BEIRUT — When reality shows such as Arab Idol and Star Academy first hit the Middle East, an influential Saudi sheikh denounced them as "weapons of mass destruction that kill values and virtue." It wasn't just the shows' less-than-conservative social mores, the short skirts, or the racy lyrics -- the specter of democracy in their voting processes made authoritarian rulers nervous. Yet as political change sweeps the region, a new subset of the genre is being born: political reality TV.
The two places where the format is being pioneered -- Lebanon and Palestine -- are particularly in need of a political spark. Lebanon's elections, scheduled for June, are likely to be postponed due to wrangling over an electoral law and the ongoing war in neighboring Syria. Palestinians, meanwhile, haven't had presidential elections since 2005, due to the conflict between Hamas and Fatah. But now broadcasters are offering wannabe politicians a viable path to a political career -- on air, at least.
The Lebanese show is called Al-Zaim ("The Leader") -- a word synonymous with tribal and political chieftains whose legitimacy stems from patronage networks rather than merit. The program's goal was to undermine these omnipresent figures by empowering the audience to choose a leader free from gerrymandered districts and religious affiliation. Local broadcaster al-Jadeed TV promised to fund the winner's political campaign as an independent candidate in the upcoming elections.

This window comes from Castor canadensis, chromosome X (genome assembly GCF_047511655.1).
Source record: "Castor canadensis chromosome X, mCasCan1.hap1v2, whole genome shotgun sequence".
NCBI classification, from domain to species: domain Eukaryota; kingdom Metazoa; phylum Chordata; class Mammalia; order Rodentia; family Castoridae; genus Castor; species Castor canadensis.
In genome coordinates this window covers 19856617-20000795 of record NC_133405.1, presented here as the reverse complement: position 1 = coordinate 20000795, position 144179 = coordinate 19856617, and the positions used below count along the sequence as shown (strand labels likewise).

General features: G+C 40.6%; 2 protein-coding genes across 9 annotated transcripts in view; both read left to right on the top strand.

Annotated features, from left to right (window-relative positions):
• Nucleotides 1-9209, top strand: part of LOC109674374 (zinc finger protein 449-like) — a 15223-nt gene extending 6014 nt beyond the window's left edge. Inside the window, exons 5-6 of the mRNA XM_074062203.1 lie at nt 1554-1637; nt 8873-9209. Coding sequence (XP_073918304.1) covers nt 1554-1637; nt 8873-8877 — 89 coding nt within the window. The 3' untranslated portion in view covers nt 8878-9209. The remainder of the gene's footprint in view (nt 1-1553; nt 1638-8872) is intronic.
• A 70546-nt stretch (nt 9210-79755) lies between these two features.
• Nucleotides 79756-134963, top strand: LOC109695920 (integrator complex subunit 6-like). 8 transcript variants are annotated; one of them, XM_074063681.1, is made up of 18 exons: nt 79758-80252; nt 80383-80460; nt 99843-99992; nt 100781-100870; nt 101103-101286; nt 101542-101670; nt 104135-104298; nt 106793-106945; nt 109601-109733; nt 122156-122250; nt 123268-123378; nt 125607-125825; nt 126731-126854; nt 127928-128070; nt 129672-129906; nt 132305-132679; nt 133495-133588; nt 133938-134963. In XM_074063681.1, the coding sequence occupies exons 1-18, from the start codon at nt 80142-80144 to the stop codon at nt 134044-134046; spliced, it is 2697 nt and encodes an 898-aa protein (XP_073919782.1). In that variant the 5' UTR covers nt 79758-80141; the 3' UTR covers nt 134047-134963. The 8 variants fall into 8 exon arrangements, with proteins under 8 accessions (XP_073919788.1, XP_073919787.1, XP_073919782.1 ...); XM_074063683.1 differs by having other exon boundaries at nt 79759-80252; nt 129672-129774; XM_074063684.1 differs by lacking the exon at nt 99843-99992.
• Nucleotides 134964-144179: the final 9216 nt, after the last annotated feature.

Over the course of 10 weeks, contestants had to fulfill several challenges, ranging from scrutinizing the effectiveness of municipalities and working with officials to implement a project to organizing demonstrations to negotiating a settlement between two clashing factions. There was no lack of drama -- at one point, contestants were chased by men with knives as they tried to bring together supporters of Lebanon's rival political groupings. Another episode saw contestants face off against angry armed gunmen in the streets of the northern Lebanese city of Tripoli.
"The main target was getting the contestants to go through challenges that many politicians never go through," explains Mazen Laham, the show's producer. Contestants received feedback from judges drawn from the worlds of business, politics, and media. But it was the Lebanese viewing public who then decided who should stay and who should go. The final five weeks of the show, once the pool of contestants had been whittled down, saw the challengers develop into full-fledged independent candidates, complete with electoral platforms that addressed Lebanon's most pressing issues.
The finale of Al-Zaim opened with dancers wearing Guy Fawkes masks -- adopted by young revolutionaries across the world. They are symbolic for what the show tried to achieve, says producer Laham. "It's all about revolution and for young people to be part of the parliament."
There's good reason a youth movement would gain traction among the Lebanese public. The average age of Lebanon's main political leaders hovers around 70, while the average age of the Lebanese population is 30. Even the young faces are representatives of old political dynasties: Nadim Gemayel, the second youngest deputy in Parliament at 31, is the son of former Lebanese President Bashir Gemayel and the grandson of Pierre Gemayel, who founded one of the country's most prominent Christian parties. The first paragraph of his biography proudly trumpets his family's credentials rather than his own accomplishments.